As mentioned, black walnut can be a tricky one. It is as good a symptomatic treatment for worms as there is, but using it as such avoids getting to the heart of why your dog has worms and only serves as a very effective bandage on a larger problems.

For this reason and because of the aforementioned preventative measures, we discourage use of black walnut for most cases and suggest that it only be used where absolutely necessary.

References: Herbs for Pets by M.L. Wulff-Tilford and G.L. Tilford, Natural Remedies for Dogs and Cats by CJ Puotinen

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Showing 9 comments
  • jack
    Reply

    how many drops of black walnut do i give a dog per pound of body weight

    thank-you
    jack

    • janie knetzer
      Reply

      Hi Jack:

      Are you using this for heart worm because your dog currently has heartworm, or for prevention?

      Janie

      • jack
        Reply

        one has heart worms and other 2 doesnt….the one with heart worms is never in the kennel w/the other2

        • janie knetzer
          Reply

          Jack, while I say in the article that it’s safe when used correctly, this statement is actually pretty broad and I should probably reword it. You have to be extremely careful with this herb and consult with a holistic veterinarian which would most likely combine it with other anti-parasitic herbs.

          I DO NOT recommend that you blindly add black walnut to your dog’s daily diet, without some sort of guidance from a holistic vet, etc.

          Jeff Battershaw claims to be a trusted natural heartworm authority figure. This might be a good place to look. Read the messages in the forum as well. Reach out to him and ask questions. Here’s a link.

          It would be so helpful to others if you could stop back here at some point down the road and let me know how it went. We’re all trying to find the best possible ways to naturally prevent and heal our old friends when possible. So, any knowledge you gain could benefit so many others.

          Whatever you do, I would definitely use a natural method of heartworm prevention for all your dogs in the future. I have one in the article that is good.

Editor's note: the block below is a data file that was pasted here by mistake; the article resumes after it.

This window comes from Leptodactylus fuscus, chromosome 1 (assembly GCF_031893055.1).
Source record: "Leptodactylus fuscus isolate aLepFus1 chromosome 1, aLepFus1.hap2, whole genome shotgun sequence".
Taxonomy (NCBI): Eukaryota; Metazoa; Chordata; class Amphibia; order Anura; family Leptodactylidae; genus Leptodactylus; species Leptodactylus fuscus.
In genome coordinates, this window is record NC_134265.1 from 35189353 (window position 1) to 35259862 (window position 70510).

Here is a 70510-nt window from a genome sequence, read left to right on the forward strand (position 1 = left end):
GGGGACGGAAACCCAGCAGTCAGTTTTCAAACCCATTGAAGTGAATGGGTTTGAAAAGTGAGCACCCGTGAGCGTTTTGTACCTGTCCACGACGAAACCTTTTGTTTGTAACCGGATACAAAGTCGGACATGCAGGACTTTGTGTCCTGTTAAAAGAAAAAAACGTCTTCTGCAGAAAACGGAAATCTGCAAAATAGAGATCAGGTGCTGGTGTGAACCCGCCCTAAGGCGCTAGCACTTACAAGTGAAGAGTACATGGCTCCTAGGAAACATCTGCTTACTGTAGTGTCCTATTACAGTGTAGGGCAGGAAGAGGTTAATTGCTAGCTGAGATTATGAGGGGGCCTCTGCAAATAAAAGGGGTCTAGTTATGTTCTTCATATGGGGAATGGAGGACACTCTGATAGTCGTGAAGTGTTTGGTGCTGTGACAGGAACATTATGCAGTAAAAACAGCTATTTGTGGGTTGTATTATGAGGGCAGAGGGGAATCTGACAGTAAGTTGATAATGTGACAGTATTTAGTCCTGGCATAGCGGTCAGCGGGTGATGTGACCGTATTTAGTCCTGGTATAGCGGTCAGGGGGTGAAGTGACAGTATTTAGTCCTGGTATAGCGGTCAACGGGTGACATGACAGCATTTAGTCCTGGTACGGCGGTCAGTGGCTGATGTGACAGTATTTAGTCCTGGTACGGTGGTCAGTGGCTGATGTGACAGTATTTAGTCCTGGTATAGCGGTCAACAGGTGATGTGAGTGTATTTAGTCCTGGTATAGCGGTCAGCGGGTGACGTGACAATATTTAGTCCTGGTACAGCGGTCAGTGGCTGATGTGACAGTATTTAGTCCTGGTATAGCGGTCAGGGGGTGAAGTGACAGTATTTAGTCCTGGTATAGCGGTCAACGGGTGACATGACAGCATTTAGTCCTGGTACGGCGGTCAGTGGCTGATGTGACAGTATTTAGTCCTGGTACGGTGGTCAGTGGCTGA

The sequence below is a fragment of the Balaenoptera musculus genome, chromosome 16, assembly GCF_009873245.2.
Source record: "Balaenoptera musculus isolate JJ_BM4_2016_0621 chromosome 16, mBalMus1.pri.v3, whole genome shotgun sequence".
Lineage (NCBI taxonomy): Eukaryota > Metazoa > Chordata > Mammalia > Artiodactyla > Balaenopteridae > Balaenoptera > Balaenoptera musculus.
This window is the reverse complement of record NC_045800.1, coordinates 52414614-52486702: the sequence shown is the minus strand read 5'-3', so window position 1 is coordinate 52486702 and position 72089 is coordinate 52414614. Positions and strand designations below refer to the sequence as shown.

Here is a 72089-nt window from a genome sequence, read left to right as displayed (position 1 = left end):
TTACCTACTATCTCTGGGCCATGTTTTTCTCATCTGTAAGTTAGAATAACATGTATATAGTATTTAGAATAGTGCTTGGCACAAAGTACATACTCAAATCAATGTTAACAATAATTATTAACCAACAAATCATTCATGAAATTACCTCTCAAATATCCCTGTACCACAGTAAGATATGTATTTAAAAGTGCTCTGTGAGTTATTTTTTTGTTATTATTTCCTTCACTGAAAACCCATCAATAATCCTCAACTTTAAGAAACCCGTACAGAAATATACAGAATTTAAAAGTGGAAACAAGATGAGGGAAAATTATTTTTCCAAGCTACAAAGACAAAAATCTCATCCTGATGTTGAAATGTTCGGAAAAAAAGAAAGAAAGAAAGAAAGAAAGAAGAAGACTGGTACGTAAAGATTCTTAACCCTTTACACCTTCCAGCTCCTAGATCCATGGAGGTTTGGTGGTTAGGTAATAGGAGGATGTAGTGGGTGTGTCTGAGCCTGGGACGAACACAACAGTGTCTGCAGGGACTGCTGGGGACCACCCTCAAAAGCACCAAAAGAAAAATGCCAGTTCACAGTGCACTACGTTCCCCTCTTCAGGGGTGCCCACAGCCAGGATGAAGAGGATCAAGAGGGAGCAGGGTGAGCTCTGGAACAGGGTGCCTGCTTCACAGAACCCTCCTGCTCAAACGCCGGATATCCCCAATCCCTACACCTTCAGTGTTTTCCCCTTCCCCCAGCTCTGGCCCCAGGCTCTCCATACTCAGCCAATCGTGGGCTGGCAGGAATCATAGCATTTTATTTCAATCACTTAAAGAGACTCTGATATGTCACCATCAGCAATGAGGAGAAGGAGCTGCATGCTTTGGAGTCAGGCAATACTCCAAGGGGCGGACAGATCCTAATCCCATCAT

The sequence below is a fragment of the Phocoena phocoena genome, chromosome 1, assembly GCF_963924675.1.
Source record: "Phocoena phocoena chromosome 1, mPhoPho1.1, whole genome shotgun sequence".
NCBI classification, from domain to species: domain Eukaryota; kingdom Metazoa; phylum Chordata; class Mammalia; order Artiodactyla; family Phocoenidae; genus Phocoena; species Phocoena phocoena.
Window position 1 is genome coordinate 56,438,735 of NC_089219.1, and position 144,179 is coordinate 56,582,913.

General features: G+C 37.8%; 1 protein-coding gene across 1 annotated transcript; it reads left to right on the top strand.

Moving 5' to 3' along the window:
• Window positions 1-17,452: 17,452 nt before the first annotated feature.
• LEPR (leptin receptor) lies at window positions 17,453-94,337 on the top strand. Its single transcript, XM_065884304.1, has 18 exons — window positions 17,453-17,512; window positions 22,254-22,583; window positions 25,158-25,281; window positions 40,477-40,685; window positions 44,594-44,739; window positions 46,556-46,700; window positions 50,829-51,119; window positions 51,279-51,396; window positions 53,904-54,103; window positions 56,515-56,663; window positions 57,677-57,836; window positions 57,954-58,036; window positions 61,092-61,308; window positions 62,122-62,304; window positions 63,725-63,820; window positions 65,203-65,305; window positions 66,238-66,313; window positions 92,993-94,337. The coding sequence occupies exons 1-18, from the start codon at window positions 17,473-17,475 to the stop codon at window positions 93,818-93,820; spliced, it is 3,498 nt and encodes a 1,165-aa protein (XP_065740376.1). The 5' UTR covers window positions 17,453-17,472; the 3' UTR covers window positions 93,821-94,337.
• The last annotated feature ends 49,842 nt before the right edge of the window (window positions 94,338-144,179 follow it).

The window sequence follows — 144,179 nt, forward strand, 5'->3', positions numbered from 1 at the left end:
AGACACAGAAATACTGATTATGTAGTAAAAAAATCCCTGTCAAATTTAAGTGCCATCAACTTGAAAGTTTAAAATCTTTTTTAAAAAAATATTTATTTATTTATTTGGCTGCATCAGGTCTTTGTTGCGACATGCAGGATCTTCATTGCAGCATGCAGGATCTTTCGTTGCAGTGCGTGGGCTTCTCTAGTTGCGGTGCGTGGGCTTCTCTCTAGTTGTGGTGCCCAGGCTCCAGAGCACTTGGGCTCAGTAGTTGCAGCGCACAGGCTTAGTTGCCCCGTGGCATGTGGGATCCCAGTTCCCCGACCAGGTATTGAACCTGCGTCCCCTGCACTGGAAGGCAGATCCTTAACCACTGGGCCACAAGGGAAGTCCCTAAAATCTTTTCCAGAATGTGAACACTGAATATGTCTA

Anyway, I hope this helps Jack.

          Janie

      • jack
        Reply

        also the 2 that are in the kennel are wolves…as a preventive i give them 10 drops on a piece of bread once a month….they weigh 100-120

  • Anthony
    Reply

    I think I may have given my dog a overdose. We found out she had heartworm and I was given her a half of a full dropper that came with liquid bottle from the heath food store. I been mixing it in her food. Tonight my German Shepherd vomited up her food. What should I do now?

    • yourolddog
      Reply

      Hi Anthony:

      If your dog has heartworm already and is vomiting up her food; if you haven’t seen a vet yet, you should. Black Walnut contains tannins and alkaloids that are often associated with vomiting and/or diarrhea.

      Heartworm isn’t something to play around with and if you’re uncertain as to what you are doing — PLEASE TAKE HER TO A VET IMMEDIATELY! Or, talk with these people here about their natural product kit for treating Heartworm.

      I don’t recommend you do this alone Anthony.

      Janie

  • brenda
    Reply

    My dog has Giardia and I want to maintain his health with a natural approach as antibiotic made him ill, I am thinking about the black walnut tincture ,wormwood, and cloves but am not sure of the amounts, I am afraid to dose him incorrectly, he is a 112lb german shepherd, can you advise

    thanks
    Brenda

    • janie
      Reply

      Hi Brenda:

      I’m glad you’re looking into a natural approach, however, I don’t know the exact recipe for the black walnut, wormwood and cloves tincture to treat giardia in your big boy.

      You’re best bet is to just use something like Kochi Free if you know for sure that you’re dealing with Giardia. It’s simple, natural and effective.

      Janie